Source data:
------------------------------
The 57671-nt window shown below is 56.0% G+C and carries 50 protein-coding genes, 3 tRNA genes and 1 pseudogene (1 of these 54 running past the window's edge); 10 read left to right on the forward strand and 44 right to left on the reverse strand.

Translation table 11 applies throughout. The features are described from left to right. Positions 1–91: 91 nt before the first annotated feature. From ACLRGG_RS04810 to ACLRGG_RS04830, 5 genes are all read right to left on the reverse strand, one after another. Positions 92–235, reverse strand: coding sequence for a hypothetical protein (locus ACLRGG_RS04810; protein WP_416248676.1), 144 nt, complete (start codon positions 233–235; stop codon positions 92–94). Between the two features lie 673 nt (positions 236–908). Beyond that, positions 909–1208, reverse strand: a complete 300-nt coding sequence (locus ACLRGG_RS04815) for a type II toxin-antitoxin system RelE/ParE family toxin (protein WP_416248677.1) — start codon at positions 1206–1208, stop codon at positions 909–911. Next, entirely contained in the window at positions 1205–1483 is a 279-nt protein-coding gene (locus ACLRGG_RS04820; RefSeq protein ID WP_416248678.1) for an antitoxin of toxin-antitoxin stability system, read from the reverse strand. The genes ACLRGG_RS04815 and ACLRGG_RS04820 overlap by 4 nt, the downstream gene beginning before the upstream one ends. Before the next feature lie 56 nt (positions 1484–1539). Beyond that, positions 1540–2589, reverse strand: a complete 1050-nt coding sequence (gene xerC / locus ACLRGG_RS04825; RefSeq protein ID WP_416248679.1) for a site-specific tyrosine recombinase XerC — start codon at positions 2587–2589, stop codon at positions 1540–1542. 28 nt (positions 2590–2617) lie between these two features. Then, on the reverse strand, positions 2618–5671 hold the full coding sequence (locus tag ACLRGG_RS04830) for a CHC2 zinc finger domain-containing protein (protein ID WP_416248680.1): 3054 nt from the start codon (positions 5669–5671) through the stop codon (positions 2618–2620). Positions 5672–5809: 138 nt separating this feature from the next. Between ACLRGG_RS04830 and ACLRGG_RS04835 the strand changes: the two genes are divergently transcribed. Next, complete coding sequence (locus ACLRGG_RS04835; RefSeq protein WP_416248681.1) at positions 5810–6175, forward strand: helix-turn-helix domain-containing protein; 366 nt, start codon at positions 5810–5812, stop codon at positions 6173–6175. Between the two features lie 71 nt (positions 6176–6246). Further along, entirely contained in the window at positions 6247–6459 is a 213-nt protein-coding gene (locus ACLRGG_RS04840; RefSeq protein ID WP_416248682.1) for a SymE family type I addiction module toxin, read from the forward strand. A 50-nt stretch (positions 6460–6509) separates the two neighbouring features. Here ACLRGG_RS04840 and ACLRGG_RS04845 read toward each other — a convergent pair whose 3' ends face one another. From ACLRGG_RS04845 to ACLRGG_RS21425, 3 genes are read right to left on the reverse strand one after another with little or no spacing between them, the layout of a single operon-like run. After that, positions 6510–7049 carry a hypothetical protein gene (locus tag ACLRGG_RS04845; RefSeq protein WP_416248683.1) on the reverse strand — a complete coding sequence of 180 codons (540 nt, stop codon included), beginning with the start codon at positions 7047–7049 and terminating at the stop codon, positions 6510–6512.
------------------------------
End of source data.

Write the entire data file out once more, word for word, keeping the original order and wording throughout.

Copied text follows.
The 57671-nt window shown below is 56.0% G+C and carries 50 protein-coding genes, 3 tRNA genes and 1 pseudogene (1 of these 54 running past the window's edge); 10 read left to right on the forward strand and 44 right to left on the reverse strand.

Translation table 11 applies throughout. The features are described from left to right. Positions 1–91: 91 nt before the first annotated feature. From ACLRGG_RS04810 to ACLRGG_RS04830, 5 genes are all read right to left on the reverse strand, one after another. Positions 92–235, reverse strand: coding sequence for a hypothetical protein (locus ACLRGG_RS04810; protein WP_416248676.1), 144 nt, complete (start codon positions 233–235; stop codon positions 92–94). Between the two features lie 673 nt (positions 236–908). Beyond that, positions 909–1208, reverse strand: a complete 300-nt coding sequence (locus ACLRGG_RS04815) for a type II toxin-antitoxin system RelE/ParE family toxin (protein WP_416248677.1) — start codon at positions 1206–1208, stop codon at positions 909–911. Next, entirely contained in the window at positions 1205–1483 is a 279-nt protein-coding gene (locus ACLRGG_RS04820; RefSeq protein ID WP_416248678.1) for an antitoxin of toxin-antitoxin stability system, read from the reverse strand. The genes ACLRGG_RS04815 and ACLRGG_RS04820 overlap by 4 nt, the downstream gene beginning before the upstream one ends. Before the next feature lie 56 nt (positions 1484–1539). Beyond that, positions 1540–2589, reverse strand: a complete 1050-nt coding sequence (gene xerC / locus ACLRGG_RS04825; RefSeq protein ID WP_416248679.1) for a site-specific tyrosine recombinase XerC — start codon at positions 2587–2589, stop codon at positions 1540–1542. 28 nt (positions 2590–2617) lie between these two features. Then, on the reverse strand, positions 2618–5671 hold the full coding sequence (locus tag ACLRGG_RS04830) for a CHC2 zinc finger domain-containing protein (protein ID WP_416248680.1): 3054 nt from the start codon (positions 5669–5671) through the stop codon (positions 2618–2620). Positions 5672–5809: 138 nt separating this feature from the next. Between ACLRGG_RS04830 and ACLRGG_RS04835 the strand changes: the two genes are divergently transcribed. Next, complete coding sequence (locus ACLRGG_RS04835; RefSeq protein WP_416248681.1) at positions 5810–6175, forward strand: helix-turn-helix domain-containing protein; 366 nt, start codon at positions 5810–5812, stop codon at positions 6173–6175. Between the two features lie 71 nt (positions 6176–6246). Further along, entirely contained in the window at positions 6247–6459 is a 213-nt protein-coding gene (locus ACLRGG_RS04840; RefSeq protein ID WP_416248682.1) for a SymE family type I addiction module toxin, read from the forward strand. A 50-nt stretch (positions 6460–6509) separates the two neighbouring features. Here ACLRGG_RS04840 and ACLRGG_RS04845 read toward each other — a convergent pair whose 3' ends face one another. From ACLRGG_RS04845 to ACLRGG_RS21425, 3 genes are read right to left on the reverse strand one after another with little or no spacing between them, the layout of a single operon-like run. After that, positions 6510–7049 carry a hypothetical protein gene (locus tag ACLRGG_RS04845; RefSeq protein WP_416248683.1) on the reverse strand — a complete coding sequence of 180 codons (540 nt, stop codon included), beginning with the start codon at positions 7047–7049 and terminating at the stop codon, positions 6510–6512.